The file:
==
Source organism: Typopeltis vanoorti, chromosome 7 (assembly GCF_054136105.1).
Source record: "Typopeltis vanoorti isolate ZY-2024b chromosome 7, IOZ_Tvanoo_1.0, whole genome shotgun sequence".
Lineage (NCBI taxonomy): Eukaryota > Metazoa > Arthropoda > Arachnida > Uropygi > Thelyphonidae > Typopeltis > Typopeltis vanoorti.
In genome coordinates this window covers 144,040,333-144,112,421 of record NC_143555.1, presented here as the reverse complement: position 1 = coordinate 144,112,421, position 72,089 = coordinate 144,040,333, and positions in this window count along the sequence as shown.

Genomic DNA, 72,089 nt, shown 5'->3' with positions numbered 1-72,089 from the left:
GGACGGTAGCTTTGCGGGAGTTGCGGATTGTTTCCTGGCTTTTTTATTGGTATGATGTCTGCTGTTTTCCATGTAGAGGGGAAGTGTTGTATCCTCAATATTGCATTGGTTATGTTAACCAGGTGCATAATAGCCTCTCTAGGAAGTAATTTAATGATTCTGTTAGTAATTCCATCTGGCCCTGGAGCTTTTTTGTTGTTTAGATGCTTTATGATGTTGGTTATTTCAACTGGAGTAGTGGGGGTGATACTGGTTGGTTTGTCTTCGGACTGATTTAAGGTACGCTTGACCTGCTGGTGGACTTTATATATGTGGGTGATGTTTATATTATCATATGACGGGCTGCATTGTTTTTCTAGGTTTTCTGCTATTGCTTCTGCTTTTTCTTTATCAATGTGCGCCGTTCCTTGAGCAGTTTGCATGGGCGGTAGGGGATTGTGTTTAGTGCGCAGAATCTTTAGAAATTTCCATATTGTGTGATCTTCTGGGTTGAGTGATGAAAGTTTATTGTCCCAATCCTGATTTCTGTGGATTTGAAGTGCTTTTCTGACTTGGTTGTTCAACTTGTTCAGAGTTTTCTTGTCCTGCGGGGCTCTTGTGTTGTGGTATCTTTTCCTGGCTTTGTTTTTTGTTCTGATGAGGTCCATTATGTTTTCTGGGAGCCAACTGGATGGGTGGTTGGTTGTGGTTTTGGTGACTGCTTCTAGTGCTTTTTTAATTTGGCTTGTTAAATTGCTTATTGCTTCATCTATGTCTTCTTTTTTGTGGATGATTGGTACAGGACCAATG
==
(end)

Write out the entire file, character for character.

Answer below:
Source organism: Typopeltis vanoorti, chromosome 7 (assembly GCF_054136105.1).
Source record: "Typopeltis vanoorti isolate ZY-2024b chromosome 7, IOZ_Tvanoo_1.0, whole genome shotgun sequence".
Lineage (NCBI taxonomy): Eukaryota > Metazoa > Arthropoda > Arachnida > Uropygi > Thelyphonidae > Typopeltis > Typopeltis vanoorti.
In genome coordinates this window covers 144,040,333-144,112,421 of record NC_143555.1, presented here as the reverse complement: position 1 = coordinate 144,112,421, position 72,089 = coordinate 144,040,333, and positions in this window count along the sequence as shown.

Genomic DNA, 72,089 nt, shown 5'->3' with positions numbered 1-72,089 from the left:
GGACGGTAGCTTTGCGGGAGTTGCGGATTGTTTCCTGGCTTTTTTATTGGTATGATGTCTGCTGTTTTCCATGTAGAGGGGAAGTGTTGTATCCTCAATATTGCATTGGTTATGTTAACCAGGTGCATAATAGCCTCTCTAGGAAGTAATTTAATGATTCTGTTAGTAATTCCATCTGGCCCTGGAGCTTTTTTGTTGTTTAGATGCTTTATGATGTTGGTTATTTCAACTGGAGTAGTGGGGGTGATACTGGTTGGTTTGTCTTCGGACTGATTTAAGGTACGCTTGACCTGCTGGTGGACTTTATATATGTGGGTGATGTTTATATTATCATATGACGGGCTGCATTGTTTTTCTAGGTTTTCTGCTATTGCTTCTGCTTTTTCTTTATCAATGTGCGCCGTTCCTTGAGCAGTTTGCATGGGCGGTAGGGGATTGTGTTTAGTGCGCAGAATCTTTAGAAATTTCCATATTGTGTGATCTTCTGGGTTGAGTGATGAAAGTTTATTGTCCCAATCCTGATTTCTGTGGATTTGAAGTGCTTTTCTGACTTGGTTGTTCAACTTGTTCAGAGTTTTCTTGTCCTGCGGGGCTCTTGTGTTGTGGTATCTTTTCCTGGCTTTGTTTTTTGTTCTGATGAGGTCCATTATGTTTTCTGGGAGCCAACTGGATGGGTGGTTGGTTGTGGTTTTGGTGACTGCTTCTAGTGCTTTTTTAATTTGGCTTGTTAAATTGCTTATTGCTTCATCTATGTCTTCTTTTTTGTGGATGATTGGTACAGGACCAATG